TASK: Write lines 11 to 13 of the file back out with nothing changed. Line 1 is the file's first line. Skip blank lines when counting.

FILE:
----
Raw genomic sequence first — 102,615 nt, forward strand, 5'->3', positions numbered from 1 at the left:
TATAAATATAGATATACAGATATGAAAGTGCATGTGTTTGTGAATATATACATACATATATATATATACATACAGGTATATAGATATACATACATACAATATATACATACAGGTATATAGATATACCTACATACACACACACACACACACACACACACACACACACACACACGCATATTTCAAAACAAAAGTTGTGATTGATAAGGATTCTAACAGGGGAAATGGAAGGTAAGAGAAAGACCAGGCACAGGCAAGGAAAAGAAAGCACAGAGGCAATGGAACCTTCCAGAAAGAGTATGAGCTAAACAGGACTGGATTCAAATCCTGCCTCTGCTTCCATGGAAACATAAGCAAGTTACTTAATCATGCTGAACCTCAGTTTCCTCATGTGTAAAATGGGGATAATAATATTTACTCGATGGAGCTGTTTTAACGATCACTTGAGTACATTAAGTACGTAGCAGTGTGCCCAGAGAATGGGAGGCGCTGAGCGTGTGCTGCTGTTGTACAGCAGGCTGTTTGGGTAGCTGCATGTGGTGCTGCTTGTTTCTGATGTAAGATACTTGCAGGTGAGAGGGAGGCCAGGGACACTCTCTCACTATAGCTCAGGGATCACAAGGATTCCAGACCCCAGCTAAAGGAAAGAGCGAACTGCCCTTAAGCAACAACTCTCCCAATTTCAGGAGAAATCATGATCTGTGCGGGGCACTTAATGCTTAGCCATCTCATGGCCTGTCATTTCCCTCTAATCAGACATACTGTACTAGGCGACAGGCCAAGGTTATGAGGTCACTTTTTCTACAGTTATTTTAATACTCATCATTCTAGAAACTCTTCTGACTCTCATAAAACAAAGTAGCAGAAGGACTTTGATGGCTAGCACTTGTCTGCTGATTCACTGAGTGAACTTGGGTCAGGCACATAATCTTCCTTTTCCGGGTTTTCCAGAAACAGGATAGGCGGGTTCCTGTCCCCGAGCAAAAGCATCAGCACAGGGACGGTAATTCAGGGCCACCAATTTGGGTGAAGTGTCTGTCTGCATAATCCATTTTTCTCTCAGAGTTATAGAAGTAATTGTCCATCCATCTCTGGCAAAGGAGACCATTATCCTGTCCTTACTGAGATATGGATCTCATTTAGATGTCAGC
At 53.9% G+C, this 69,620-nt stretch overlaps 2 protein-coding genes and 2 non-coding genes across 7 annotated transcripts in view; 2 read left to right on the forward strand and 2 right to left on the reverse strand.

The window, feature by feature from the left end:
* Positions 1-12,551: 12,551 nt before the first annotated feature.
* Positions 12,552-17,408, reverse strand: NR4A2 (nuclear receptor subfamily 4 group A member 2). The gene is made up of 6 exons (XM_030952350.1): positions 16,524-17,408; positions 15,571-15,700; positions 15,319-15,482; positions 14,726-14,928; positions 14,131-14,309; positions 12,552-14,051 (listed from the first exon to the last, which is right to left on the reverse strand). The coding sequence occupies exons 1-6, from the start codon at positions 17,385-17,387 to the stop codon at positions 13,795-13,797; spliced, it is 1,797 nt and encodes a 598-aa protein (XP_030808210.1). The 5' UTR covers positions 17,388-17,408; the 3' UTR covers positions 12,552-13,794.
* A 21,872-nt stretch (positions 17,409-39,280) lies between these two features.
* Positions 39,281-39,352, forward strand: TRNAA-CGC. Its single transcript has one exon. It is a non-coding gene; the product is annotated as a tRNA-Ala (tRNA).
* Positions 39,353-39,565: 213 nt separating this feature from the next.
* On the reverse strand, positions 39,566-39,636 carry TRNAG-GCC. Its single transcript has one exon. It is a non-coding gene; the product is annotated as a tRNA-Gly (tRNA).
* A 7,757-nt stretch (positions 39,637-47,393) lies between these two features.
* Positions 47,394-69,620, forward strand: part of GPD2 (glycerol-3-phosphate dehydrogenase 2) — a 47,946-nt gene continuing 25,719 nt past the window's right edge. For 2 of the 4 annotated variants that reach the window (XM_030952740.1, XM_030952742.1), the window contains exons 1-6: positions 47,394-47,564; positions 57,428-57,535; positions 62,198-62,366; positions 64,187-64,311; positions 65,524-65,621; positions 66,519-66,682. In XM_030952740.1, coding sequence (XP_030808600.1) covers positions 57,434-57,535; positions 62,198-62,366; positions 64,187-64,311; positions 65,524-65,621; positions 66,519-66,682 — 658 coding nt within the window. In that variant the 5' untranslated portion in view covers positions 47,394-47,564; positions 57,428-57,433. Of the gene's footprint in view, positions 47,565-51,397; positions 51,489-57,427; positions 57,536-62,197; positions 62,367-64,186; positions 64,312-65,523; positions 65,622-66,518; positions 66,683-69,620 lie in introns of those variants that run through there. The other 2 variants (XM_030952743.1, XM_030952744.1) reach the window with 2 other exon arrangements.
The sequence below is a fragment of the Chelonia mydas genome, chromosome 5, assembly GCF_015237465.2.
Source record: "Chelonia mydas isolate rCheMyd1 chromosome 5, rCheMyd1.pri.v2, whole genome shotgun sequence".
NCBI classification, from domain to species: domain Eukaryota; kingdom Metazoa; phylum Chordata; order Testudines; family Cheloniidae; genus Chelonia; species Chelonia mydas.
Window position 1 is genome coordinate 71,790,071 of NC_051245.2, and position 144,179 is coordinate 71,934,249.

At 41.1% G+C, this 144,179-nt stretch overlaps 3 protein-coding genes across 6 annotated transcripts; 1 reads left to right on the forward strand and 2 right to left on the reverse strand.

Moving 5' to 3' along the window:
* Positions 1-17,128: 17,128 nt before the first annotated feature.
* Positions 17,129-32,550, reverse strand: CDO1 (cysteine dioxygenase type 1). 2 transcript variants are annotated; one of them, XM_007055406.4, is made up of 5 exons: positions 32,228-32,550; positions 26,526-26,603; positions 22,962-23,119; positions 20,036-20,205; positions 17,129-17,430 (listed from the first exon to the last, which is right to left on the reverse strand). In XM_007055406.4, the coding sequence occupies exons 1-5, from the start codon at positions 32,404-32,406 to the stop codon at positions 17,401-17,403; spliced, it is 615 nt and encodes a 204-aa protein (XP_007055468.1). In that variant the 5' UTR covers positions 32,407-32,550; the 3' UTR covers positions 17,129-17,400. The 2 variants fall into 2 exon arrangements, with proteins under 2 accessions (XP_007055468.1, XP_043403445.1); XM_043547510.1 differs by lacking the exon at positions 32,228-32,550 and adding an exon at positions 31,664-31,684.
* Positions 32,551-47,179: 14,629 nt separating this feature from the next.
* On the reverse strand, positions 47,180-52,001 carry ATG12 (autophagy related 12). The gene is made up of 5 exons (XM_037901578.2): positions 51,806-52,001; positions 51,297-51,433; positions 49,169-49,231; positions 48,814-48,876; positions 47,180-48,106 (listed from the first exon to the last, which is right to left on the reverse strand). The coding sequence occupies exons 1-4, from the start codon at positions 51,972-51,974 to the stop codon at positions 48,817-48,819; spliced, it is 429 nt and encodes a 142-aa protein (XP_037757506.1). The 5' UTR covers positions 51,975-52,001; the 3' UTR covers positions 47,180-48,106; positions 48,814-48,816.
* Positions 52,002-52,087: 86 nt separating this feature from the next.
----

* A 7,757-nt stretch (positions 39,637-47,393) lies between these two features.
* Positions 47,394-69,620, forward strand: part of GPD2 (glycerol-3-phosphate dehydrogenase 2) — a 47,946-nt gene continuing 25,719 nt past the window's right edge. For 2 of the 4 annotated variants that reach the window (XM_030952740.1, XM_030952742.1), the window contains exons 1-6: positions 47,394-47,564; positions 57,428-57,535; positions 62,198-62,366; positions 64,187-64,311; positions 65,524-65,621; positions 66,519-66,682. In XM_030952740.1, coding sequence (XP_030808600.1) covers positions 57,434-57,535; positions 62,198-62,366; positions 64,187-64,311; positions 65,524-65,621; positions 66,519-66,682 — 658 coding nt within the window. In that variant the 5' untranslated portion in view covers positions 47,394-47,564; positions 57,428-57,433. Of the gene's footprint in view, positions 47,565-51,397; positions 51,489-57,427; positions 57,536-62,197; positions 62,367-64,186; positions 64,312-65,523; positions 65,622-66,518; positions 66,683-69,620 lie in introns of those variants that run through there. The other 2 variants (XM_030952743.1, XM_030952744.1) reach the window with 2 other exon arrangements.
The sequence below is a fragment of the Chelonia mydas genome, chromosome 5, assembly GCF_015237465.2.